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5 Residents At Pacifica Nursing Home Test Positive For COVID-19; 1 Patient Dead

PACIFICA (KPIX 5) -- Another Bay Area nursing home was impacted by the coronavirus outbreak as five people at the Pacifica Nursing Rehab Center tested positive for COVID-19. One of the patients has died.

The city's mayor said a handful of residents tested positive at the small nursing facility along Esplanade Avenue, but she only confirmed the five cases.

"Those folks who have contracted the virus are no longer at the facility. They're being cared for elsewhere. And one presumed death," mayor Deirdre Martin said.

Martin says the facility has employed its infection control protocol. Meanwhile, it appears nobody else at the facility--patients or staff--has received any test results.

"The remaining patients, we're requesting tests for them while Verilee is offering drive-through testing. We unfortunately can not drive through patients. The employees have been offered testing there, however," Martin said.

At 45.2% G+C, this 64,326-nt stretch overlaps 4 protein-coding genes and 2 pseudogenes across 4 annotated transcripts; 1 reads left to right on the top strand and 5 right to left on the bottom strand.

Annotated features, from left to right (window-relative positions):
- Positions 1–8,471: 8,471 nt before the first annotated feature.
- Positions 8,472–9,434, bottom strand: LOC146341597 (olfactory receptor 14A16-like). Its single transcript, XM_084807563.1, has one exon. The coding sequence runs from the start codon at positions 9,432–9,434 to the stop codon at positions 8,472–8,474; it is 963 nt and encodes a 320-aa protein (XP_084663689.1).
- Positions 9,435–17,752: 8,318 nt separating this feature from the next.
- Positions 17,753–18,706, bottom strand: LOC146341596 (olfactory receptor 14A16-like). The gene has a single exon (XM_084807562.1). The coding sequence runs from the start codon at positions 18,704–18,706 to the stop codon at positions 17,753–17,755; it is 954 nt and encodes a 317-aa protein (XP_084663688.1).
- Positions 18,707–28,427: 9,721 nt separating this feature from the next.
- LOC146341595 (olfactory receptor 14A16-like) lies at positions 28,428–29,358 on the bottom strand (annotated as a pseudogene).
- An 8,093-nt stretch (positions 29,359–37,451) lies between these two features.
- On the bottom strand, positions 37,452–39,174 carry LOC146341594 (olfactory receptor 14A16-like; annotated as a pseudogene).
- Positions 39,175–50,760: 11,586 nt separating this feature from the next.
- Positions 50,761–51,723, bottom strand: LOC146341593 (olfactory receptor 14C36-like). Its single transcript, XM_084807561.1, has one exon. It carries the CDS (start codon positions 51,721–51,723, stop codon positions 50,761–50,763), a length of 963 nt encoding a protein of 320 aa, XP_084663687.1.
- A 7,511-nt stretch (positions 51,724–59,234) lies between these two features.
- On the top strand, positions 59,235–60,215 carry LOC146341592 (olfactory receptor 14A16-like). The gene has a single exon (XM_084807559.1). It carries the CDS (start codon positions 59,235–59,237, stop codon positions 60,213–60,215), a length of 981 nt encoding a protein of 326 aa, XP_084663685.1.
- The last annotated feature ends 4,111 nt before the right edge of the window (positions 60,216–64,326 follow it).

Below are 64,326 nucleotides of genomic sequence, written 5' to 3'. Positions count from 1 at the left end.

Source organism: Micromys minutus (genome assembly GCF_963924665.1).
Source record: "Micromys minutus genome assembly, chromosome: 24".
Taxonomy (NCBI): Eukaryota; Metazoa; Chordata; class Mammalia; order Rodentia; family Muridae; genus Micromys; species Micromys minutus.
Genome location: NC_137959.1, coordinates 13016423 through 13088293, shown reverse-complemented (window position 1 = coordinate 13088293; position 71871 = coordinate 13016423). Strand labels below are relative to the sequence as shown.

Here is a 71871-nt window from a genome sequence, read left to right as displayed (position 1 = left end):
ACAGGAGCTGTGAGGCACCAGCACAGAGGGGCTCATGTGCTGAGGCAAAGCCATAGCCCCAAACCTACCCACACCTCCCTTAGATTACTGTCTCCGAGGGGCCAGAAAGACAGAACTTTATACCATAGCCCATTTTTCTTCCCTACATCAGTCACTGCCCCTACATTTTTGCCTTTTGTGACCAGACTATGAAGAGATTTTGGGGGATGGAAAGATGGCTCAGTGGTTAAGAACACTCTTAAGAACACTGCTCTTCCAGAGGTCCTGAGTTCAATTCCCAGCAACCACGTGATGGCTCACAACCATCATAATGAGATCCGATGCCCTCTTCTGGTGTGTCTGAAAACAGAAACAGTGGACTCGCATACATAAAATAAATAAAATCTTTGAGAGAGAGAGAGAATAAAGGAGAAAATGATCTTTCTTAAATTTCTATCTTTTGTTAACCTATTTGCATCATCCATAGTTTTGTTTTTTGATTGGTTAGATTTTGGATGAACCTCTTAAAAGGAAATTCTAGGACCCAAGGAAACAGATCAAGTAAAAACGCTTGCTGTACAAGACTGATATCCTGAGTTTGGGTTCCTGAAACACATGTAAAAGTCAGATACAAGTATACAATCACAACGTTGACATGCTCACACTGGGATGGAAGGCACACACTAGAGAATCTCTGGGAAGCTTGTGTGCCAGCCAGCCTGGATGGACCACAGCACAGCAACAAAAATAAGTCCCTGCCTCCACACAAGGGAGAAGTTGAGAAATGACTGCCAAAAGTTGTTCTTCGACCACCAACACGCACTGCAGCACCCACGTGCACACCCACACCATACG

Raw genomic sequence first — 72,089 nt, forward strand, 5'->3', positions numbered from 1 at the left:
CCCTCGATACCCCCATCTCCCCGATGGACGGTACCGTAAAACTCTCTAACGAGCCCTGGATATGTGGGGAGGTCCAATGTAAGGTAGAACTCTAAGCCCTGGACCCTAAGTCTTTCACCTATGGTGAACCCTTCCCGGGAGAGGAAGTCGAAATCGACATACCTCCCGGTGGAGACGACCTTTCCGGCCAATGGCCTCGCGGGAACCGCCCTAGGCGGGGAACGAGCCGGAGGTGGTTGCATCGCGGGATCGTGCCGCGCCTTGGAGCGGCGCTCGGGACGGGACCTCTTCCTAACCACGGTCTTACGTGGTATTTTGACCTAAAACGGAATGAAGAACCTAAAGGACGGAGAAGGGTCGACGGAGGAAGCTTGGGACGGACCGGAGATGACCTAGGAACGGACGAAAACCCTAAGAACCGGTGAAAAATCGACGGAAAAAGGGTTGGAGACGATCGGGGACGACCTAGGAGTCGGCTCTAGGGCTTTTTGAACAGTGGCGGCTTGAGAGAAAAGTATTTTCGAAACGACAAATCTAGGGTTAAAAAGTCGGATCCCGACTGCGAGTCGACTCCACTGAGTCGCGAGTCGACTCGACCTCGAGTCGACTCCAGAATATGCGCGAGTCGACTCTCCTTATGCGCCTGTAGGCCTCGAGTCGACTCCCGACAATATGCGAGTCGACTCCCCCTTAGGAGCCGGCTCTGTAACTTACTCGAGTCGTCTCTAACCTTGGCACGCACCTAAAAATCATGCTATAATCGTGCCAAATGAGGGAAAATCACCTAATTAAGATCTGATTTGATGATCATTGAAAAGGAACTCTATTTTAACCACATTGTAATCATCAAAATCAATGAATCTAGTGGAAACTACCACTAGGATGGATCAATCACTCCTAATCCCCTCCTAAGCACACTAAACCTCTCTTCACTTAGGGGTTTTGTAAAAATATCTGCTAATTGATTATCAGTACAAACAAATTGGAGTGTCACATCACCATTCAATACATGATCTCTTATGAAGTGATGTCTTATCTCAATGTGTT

Earlier in March, five residents of the Atria senior living care facility in Burlingame also tested positive for COVID-19. Nine staff members and two residents at Laguna Honda Hospital in San Francisco tested positive last week, causing a shut down at the facility.

Dr. Charlene Harrington, professor emeritus at UCSF School of Nursing and an expert on nursing homes, warned the public a few weeks ago outbreaks like this could happen. She said she is concerned because there could be "as many as 400 nursing homes" across the country that have patients with coronavirus.

"Most nursing homes are not equipped to handle them. It's very disconcerting because it could easily spread throughout the facility just as it did in Washington," Harrington said.

A nursing home was at the center of the outbreak in Washington State. In Southern California on Tuesday, officials reported that 51 residents have tested positive for COVID-19 at the Yucaipa nursing facility, along with six staff members. Two residents have died.

"I would like to see the state put a monitor in each of these homes and make sure those homes have adequate staffing," Harrington said. "If they could move the family members out, that might be a good thing. But in some cases that's not possible because the residents are too sick to do that."

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